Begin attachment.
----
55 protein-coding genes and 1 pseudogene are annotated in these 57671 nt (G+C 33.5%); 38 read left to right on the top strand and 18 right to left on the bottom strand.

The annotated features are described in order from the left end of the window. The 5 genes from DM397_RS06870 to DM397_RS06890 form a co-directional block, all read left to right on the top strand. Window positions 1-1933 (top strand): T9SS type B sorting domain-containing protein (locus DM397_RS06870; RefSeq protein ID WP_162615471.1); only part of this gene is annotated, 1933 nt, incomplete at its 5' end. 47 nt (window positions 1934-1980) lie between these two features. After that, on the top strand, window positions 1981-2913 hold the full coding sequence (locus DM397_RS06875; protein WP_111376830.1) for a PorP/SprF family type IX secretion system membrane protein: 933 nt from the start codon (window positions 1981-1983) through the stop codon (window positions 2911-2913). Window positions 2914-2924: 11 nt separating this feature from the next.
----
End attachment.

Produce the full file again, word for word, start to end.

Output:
55 protein-coding genes and 1 pseudogene are annotated in these 57671 nt (G+C 33.5%); 38 read left to right on the top strand and 18 right to left on the bottom strand.

The annotated features are described in order from the left end of the window. The 5 genes from DM397_RS06870 to DM397_RS06890 form a co-directional block, all read left to right on the top strand. Window positions 1-1933 (top strand): T9SS type B sorting domain-containing protein (locus DM397_RS06870; RefSeq protein ID WP_162615471.1); only part of this gene is annotated, 1933 nt, incomplete at its 5' end. 47 nt (window positions 1934-1980) lie between these two features. After that, on the top strand, window positions 1981-2913 hold the full coding sequence (locus DM397_RS06875; protein WP_111376830.1) for a PorP/SprF family type IX secretion system membrane protein: 933 nt from the start codon (window positions 1981-1983) through the stop codon (window positions 2911-2913). Window positions 2914-2924: 11 nt separating this feature from the next.